Three steps to creating powerful relationships
In my previous article I promised you I would share some tools to go deeper into creating powerful relationships. Let me begin with a true story.
Many years ago, I was appointed interim Europe-wide Sales Director for a global brand. As an interim, it was essential for me to hit the ground running and build positive relationships quickly.
About a week in, the most experienced and influential team member stormed into my office, very angry about something I had done. This took me by surprise. I stood up (to be at an even level with them) and said, “I’m not sure exactly what I have done but I apologise as I know how much you care about this organisation.” This stopped the person in their tracks, and they said yes, yes, I do care. I replied “I know. I’ve seen it since the day I arrived”.
The individual sat down in a chair and repeated, “I really do care about this organisation”. I sat down too, repeated, “I know”, and we sat together in silence for a time. What followed the silence was a very productive conversation. After that, the individual became my strongest advocate, helped to gather the sales team behind me, and we smashed all the targets we were given.
I’m telling you this not to blow my own trumpet, but to demonstrate a way to engage in and build powerful relationships.
Back in the 1940s, the psychiatrist Dr Carl Rogers became increasingly frustrated at being expected to be the expert with his patients. He realised it was impossible to know more about his patients in six sessions than they already knew about themselves. He wondered if he could enable them to look inside themselves to find their own answers. Rather than telling them his ideas and solutions, could he help them to find their own answers to their problems?
By turning conventional wisdom on its head, Dr Rogers figured that instead of the doctor becoming the expert, the patient was already the expert. Patients could be supported to discover their own answers, heal themselves and move forward productively in their lives, according to their unique personal style and life experiences. Just as a tree needs sunshine, water and soil to grow, Dr Rogers identified three core elements to facilitate his patients’ growth:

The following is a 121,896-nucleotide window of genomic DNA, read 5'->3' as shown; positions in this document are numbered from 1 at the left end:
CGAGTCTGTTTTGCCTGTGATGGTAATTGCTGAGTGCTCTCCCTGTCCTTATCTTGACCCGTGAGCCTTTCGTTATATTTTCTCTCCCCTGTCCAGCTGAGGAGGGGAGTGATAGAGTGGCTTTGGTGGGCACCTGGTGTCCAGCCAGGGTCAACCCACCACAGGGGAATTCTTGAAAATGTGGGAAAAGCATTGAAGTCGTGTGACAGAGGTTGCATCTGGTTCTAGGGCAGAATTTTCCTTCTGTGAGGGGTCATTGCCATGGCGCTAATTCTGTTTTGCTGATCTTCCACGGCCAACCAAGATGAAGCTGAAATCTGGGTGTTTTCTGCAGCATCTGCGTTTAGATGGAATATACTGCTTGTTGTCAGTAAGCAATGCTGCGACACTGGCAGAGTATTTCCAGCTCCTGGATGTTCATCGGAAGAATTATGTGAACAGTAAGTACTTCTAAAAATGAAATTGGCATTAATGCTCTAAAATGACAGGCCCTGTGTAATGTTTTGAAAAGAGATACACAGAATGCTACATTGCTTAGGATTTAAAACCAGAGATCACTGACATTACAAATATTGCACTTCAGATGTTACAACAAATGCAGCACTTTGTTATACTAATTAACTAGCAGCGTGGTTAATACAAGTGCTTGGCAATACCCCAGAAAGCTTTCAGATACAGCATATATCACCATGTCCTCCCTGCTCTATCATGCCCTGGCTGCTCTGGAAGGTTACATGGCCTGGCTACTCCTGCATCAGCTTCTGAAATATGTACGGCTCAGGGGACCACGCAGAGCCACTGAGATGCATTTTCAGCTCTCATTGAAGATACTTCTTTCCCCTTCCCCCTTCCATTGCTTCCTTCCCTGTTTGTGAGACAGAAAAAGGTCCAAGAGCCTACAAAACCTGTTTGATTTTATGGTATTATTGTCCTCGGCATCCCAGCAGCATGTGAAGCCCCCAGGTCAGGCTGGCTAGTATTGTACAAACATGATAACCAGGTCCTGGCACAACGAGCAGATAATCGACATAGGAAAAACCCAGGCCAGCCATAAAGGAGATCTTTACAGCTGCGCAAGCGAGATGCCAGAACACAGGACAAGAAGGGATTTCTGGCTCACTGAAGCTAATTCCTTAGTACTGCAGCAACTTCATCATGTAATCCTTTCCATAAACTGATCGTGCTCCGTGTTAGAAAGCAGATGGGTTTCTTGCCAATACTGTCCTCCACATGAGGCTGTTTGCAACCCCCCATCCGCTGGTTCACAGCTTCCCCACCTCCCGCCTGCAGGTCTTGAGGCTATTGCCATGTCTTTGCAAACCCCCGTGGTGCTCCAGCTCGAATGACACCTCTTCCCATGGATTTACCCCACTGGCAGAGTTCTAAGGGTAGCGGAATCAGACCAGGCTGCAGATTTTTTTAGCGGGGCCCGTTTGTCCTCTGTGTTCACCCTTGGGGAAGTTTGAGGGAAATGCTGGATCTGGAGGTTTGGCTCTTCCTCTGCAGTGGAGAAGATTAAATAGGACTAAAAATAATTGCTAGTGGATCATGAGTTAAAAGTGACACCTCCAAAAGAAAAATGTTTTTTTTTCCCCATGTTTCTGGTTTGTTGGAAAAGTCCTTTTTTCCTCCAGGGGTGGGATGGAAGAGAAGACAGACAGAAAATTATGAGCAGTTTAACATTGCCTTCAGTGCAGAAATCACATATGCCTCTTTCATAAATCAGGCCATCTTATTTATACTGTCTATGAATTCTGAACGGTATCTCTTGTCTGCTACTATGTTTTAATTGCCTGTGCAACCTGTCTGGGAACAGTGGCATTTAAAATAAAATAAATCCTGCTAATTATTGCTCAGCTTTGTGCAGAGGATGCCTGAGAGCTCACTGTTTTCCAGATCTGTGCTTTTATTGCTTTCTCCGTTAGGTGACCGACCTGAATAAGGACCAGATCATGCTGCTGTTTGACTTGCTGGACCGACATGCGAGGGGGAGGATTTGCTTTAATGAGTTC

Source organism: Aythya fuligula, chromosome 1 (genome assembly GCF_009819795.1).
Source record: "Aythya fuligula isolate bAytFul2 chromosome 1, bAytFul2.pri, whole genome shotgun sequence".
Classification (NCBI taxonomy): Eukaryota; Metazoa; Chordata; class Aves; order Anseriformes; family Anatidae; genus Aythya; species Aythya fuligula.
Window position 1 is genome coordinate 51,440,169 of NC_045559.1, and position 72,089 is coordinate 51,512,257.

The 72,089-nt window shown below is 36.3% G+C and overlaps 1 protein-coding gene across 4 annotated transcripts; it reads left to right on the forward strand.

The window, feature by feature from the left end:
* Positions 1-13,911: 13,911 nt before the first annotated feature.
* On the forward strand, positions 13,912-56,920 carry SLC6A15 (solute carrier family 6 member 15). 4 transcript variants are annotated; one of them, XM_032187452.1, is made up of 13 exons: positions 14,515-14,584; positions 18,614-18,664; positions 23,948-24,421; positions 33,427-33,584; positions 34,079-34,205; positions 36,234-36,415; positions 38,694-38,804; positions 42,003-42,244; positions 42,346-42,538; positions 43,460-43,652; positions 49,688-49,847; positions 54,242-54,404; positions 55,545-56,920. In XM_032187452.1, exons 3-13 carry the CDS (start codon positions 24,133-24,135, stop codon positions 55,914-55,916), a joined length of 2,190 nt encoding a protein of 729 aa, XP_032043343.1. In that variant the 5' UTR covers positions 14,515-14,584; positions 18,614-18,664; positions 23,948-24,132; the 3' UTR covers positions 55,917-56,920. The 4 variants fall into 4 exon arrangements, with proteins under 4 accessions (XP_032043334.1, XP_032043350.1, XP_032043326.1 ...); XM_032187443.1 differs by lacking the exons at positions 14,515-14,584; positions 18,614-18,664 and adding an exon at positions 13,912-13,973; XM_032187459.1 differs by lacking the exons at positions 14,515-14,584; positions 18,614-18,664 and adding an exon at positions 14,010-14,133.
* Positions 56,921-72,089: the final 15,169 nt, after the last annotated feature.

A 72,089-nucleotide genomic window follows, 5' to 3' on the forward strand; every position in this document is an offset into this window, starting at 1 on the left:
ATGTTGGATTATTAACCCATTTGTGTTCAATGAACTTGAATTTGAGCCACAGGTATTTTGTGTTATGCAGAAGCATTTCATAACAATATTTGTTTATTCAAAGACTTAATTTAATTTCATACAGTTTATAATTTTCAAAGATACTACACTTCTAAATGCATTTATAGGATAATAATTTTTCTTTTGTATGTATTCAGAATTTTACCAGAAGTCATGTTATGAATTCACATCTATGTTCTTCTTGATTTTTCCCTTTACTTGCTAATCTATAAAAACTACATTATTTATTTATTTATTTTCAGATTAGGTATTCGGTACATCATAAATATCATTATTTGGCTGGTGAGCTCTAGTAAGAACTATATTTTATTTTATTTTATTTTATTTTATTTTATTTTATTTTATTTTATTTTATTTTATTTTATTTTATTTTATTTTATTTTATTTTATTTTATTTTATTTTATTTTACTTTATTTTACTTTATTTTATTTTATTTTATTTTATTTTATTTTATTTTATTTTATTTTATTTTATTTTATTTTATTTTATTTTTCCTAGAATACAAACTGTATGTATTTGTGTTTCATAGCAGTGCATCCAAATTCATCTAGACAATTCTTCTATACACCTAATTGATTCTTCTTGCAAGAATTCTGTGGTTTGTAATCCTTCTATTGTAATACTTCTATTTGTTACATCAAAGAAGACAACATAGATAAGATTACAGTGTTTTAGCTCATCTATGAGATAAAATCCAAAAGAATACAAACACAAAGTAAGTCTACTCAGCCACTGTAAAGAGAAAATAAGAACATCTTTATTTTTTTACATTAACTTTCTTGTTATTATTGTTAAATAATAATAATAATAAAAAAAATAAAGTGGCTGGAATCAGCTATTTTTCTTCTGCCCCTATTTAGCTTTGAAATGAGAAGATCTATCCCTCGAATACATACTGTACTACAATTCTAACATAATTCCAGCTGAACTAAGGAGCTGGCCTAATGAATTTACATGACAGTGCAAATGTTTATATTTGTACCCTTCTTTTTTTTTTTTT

Empathy – having an emotional understanding of the other person’s perspective, from their world view and experience. In day-to-day life it can be hard to empathise with people who are different to us or who display spiky behaviour. It’s essential to realise that most people are doing the best they can with the information they have
Non-Judgementalism, or Acceptance – suspending judgement about the other person and their motives, personality, personal style etc. If you can value their humanity at the core of who they are, (perhaps they’re struggling to cope with the world right now because of their history), then it’s easier to be less judgemental.
Authenticity – authenticity leads to consistency, which builds trust. Trust is the basis of all relationships. It takes courage to be authentic, yet the rewards are exceptional, particularly in terms of the way others engage with you. If you want some inspiration, check out the film 12 Angry Men starring Henry Fonda.
Returning to my original story, let’s see how this applies:
Empathy – I had noticed and understood this person cared deeply about the organisation.
Non-judgementalism – I didn’t judge them for being angry with me. I accepted that, given the importance of the organisation in this person’s life, it was fair enough they were angry.
Authenticity – this all happened in the space of a few minutes. I was unprepared for them to come into my office that way, so my response was 100% authentic. Had I been manipulative and tried to use some technique or other, it wouldn’t have worked. I’d have probably alienated them and the entire team, ultimately leading to my failure in the job.
In summary, we all want to be heard, understood, and accepted. It’s part of being human. Offering this to others is a generous gift and a win-win for creating powerful relationships.
Give it a go yourself, perhaps with friends and family first and then try it out at work. You might be surprised with how quickly people respond positively to you, and how good it makes you feel about yourself, the world and humanity.
Let me know how you get on.